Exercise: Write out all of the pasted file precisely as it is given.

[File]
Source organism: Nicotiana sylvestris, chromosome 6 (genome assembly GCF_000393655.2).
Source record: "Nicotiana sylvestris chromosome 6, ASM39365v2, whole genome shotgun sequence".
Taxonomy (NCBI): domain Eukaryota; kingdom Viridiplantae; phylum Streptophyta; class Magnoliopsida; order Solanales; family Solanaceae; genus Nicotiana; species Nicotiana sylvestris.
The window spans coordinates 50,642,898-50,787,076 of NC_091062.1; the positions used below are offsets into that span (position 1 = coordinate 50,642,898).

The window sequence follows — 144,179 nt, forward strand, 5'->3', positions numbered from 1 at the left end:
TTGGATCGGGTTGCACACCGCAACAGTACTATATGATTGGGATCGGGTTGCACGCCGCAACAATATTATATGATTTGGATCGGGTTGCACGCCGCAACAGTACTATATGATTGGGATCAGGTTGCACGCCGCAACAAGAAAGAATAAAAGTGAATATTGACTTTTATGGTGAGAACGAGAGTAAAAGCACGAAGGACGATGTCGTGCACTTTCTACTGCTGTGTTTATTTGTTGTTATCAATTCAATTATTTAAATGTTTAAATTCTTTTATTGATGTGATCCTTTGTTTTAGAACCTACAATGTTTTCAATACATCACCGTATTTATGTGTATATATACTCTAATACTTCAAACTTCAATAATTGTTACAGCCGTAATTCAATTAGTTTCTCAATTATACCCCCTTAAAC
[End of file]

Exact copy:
Source organism: Nicotiana sylvestris, chromosome 6 (genome assembly GCF_000393655.2).
Source record: "Nicotiana sylvestris chromosome 6, ASM39365v2, whole genome shotgun sequence".
Taxonomy (NCBI): domain Eukaryota; kingdom Viridiplantae; phylum Streptophyta; class Magnoliopsida; order Solanales; family Solanaceae; genus Nicotiana; species Nicotiana sylvestris.
The window spans coordinates 50,642,898-50,787,076 of NC_091062.1; the positions used below are offsets into that span (position 1 = coordinate 50,642,898).

The window sequence follows — 144,179 nt, forward strand, 5'->3', positions numbered from 1 at the left end:
TTGGATCGGGTTGCACACCGCAACAGTACTATATGATTGGGATCGGGTTGCACGCCGCAACAATATTATATGATTTGGATCGGGTTGCACGCCGCAACAGTACTATATGATTGGGATCAGGTTGCACGCCGCAACAAGAAAGAATAAAAGTGAATATTGACTTTTATGGTGAGAACGAGAGTAAAAGCACGAAGGACGATGTCGTGCACTTTCTACTGCTGTGTTTATTTGTTGTTATCAATTCAATTATTTAAATGTTTAAATTCTTTTATTGATGTGATCCTTTGTTTTAGAACCTACAATGTTTTCAATACATCACCGTATTTATGTGTATATATACTCTAATACTTCAAACTTCAATAATTGTTACAGCCGTAATTCAATTAGTTTCTCAATTATACCCCCTTAAAC